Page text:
This week’s Tomb Raider #7 sees the beginning of a new arc on the series and also a change in the creative team as Rhianna Pratchett joins Gail on writing duties and Derlis Santacruz replaces Nico on the pencils Andy Owens replaces Juan Gedeon on the inks. The overall feel of the comic is very different as a result, but by no means does that reflect poorly, because this new arc looks set to kick ass as much as the previous one did, both in terms of the story and the art. I am certainly interested in finding out more how the new (and changed!) creative team is going to progress on with the title.
I don’t know if it is just me but since Fall last year it looks like Jim Zub is quickly becoming one of the hottest writers in the industry. After the success of his Image series Skullkickers, he seems to be getting projects green-lit left and right, whether that be the awesome Samurai Jack tie-in for IDW or the Pathfinder: City of Secrets tie-in for Dynamite (he wrote more Pathfinder before as well, I think), or even a few one-shots here and there. For the most part, all that I’ve read from him has ranged from the good to the really great. Skullkickers is something that I’ve been meaning to read for a while and it looks like I really need to jump on with this, because I just need to read more Jim Zub every month.
The latest project from Jim is Wayward, the first issue of which came out yesterday. Working alongside artists Steve Cummings, John Rauch and Marshall Dillon, Jim has crafted a really suspenseful and mysterious tale about a Japanese-Irish girl coming to Japan to live with her mother and getting caught up in some kind of supernatural antics, such as when she starts to get followed by cats and can find her way to new places purely by instinct or… more. The writing is excellent of course, but it is really the art that shines through so much, with all the colourful magic quality of Japan and a bit of mysticism thrown in.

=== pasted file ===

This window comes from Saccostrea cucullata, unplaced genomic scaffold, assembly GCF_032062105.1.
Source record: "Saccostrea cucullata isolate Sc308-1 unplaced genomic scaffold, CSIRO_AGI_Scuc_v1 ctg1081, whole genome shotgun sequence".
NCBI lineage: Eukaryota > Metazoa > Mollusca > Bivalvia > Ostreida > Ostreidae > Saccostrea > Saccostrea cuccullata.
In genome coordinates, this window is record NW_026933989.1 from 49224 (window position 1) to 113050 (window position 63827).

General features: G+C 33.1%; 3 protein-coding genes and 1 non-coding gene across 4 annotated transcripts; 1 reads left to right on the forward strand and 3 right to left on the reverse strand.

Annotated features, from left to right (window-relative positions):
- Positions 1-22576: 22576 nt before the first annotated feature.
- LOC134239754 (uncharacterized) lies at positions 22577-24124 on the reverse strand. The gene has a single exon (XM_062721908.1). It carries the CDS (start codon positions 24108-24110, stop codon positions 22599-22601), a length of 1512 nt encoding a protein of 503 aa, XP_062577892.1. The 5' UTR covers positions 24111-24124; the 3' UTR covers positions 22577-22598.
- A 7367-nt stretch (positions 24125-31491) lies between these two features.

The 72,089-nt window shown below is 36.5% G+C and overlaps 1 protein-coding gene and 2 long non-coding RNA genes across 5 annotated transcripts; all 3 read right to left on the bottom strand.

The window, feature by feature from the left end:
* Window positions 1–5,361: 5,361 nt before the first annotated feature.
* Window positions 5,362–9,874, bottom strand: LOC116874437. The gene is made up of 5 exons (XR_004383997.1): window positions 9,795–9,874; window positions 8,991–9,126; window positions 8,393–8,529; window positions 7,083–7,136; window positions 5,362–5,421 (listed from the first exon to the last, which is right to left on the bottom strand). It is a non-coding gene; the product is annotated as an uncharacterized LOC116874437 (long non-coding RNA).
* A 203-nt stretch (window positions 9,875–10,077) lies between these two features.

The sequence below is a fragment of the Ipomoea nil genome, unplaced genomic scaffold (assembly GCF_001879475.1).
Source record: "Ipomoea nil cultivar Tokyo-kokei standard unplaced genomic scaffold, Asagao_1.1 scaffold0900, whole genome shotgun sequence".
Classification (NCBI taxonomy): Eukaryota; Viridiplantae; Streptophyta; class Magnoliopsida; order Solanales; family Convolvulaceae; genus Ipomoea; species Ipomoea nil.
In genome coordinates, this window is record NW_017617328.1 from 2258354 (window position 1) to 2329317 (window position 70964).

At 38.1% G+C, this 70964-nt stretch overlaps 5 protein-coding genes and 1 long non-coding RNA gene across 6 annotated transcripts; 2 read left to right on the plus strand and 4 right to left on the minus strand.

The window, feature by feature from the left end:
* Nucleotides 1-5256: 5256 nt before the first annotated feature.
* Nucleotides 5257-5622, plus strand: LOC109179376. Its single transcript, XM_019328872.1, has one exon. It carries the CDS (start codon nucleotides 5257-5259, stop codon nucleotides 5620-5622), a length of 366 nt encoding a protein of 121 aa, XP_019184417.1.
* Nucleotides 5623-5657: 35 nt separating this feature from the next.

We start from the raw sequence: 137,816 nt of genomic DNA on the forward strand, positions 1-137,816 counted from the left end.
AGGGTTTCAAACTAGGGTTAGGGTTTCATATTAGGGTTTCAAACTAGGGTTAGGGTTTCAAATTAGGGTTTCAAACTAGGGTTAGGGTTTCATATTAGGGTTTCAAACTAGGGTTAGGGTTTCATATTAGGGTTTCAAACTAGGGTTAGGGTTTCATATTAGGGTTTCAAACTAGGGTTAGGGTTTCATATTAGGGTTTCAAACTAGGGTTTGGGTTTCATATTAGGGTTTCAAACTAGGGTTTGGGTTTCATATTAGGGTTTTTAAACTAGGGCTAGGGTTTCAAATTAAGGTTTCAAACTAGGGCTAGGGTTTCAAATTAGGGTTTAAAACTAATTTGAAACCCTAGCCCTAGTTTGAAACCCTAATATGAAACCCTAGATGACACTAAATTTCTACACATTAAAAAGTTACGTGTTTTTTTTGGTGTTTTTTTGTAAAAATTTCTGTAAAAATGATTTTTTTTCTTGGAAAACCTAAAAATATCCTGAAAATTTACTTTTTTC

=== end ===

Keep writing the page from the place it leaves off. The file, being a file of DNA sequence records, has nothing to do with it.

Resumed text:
After a very, very short arc set in space and featuring some truly madcap adventures, Silver Surfer and Dawn Greenwood returned to Earth so that Dawn could come back and Norrin could have a bit of a breather as well. But things turned out to be rather weird when strange things began happening at Dawn’s home, the Greenwood Inn, and when Dr. Strange and Hulk showed up as well. Dan Slott and Mike Allred have been afire with this new series kept getting better and better, and at such a young stage too. In many ways, I think this is exactly the kind of Silver Surfer comic I’ve been wanting forever, though I could do with something a bit more serious as well.
The best way to describe this series and even this issue is that it is all light-hearted fun at its core. Dan Slott weaves in a lot of fun jokes throughout the issue and he keeps things easy and chill despite the momentous events happening. We finally get to see just what it is that is going wrong at the Greenwood Inn and beyond, and see a fun team-up between Silver Surfer, Dawn, Dr. Strange and Hulk. The particular twist here was a good one, and with respect to the art, Mike and Laura Allred have delivered some of their best work with this issue.